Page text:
… from composer Kristin Ã˜hrn Dyrud’s blog at Montages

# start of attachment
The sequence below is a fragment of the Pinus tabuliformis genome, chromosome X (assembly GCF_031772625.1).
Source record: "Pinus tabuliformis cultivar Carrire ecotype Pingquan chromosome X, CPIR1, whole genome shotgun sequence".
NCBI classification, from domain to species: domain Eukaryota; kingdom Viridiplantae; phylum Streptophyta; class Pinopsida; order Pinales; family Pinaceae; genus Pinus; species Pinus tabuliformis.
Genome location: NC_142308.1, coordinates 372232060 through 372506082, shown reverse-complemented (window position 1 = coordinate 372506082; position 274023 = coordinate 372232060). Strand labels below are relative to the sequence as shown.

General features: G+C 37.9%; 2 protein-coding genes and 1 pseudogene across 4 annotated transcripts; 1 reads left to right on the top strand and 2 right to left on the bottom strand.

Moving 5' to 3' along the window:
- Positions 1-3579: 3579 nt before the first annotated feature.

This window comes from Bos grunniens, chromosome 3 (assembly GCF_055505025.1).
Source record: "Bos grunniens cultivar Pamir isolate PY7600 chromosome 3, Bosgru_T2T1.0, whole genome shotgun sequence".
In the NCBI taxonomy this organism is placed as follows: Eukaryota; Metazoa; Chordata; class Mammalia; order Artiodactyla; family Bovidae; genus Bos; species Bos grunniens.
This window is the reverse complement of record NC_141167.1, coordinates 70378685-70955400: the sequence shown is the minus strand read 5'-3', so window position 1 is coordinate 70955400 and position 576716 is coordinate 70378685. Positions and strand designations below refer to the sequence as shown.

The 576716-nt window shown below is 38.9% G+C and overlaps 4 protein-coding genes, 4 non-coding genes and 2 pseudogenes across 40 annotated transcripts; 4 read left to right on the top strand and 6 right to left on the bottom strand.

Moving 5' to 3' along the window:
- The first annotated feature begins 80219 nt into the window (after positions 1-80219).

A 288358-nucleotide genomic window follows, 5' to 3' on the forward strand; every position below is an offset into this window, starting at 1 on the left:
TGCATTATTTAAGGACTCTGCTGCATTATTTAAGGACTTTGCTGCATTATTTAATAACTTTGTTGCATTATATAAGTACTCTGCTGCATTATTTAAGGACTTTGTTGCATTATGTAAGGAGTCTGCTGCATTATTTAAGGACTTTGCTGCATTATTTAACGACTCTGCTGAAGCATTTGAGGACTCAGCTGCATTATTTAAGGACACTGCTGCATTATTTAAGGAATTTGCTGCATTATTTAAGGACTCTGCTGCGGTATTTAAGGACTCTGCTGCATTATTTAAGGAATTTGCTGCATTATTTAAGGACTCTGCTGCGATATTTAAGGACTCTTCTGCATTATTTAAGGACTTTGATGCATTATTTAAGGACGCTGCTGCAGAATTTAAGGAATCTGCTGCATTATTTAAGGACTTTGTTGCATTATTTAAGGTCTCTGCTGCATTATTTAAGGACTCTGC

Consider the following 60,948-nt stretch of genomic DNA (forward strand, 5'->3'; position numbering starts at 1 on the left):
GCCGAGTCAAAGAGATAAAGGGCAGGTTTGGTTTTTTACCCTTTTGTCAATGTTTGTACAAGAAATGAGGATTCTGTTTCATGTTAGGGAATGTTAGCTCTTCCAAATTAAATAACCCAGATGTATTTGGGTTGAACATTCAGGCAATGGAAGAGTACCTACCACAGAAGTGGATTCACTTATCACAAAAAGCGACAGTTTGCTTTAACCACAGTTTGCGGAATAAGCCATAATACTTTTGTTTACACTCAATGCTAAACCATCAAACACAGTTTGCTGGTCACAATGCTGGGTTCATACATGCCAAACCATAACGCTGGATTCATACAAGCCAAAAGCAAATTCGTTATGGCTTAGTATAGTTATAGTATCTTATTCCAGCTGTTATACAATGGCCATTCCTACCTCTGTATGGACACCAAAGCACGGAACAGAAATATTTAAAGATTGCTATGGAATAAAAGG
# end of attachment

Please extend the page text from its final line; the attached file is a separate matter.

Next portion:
That was very much the case in the score for â€œThe Attic Doorâ€. It was an exercise in restraining myself and stripping back unnecessary elements. There are cues in the score that have 15 seconds of rest. It is funny though how you feel that when you get hired as a composer you should deliver the best possible music with beautiful themes and colorful layers because that makes it more interesting to listen to. Having 15 seconds of rest felt like I was cheating. But Danny kept reminding me that less was more, and he was right. In the end the minimalist music was the right choice for this particular movie. Itâ€™s an intimate, quiet film with multiple emotional layers. Piling on with musical layers would have overwhelmed the picture. It was a bold choice, but I think the right one. And as for the long rests â€“ not having the music come back where you expect it can create an unnerving atmosphere. It can make the audience squirm uncomfortably at the tip of their seat. That was the effect we were going for to reflect the situation of the children left alone in this vast, beautiful, but terrifyingly lonely landscape of the Utah desert.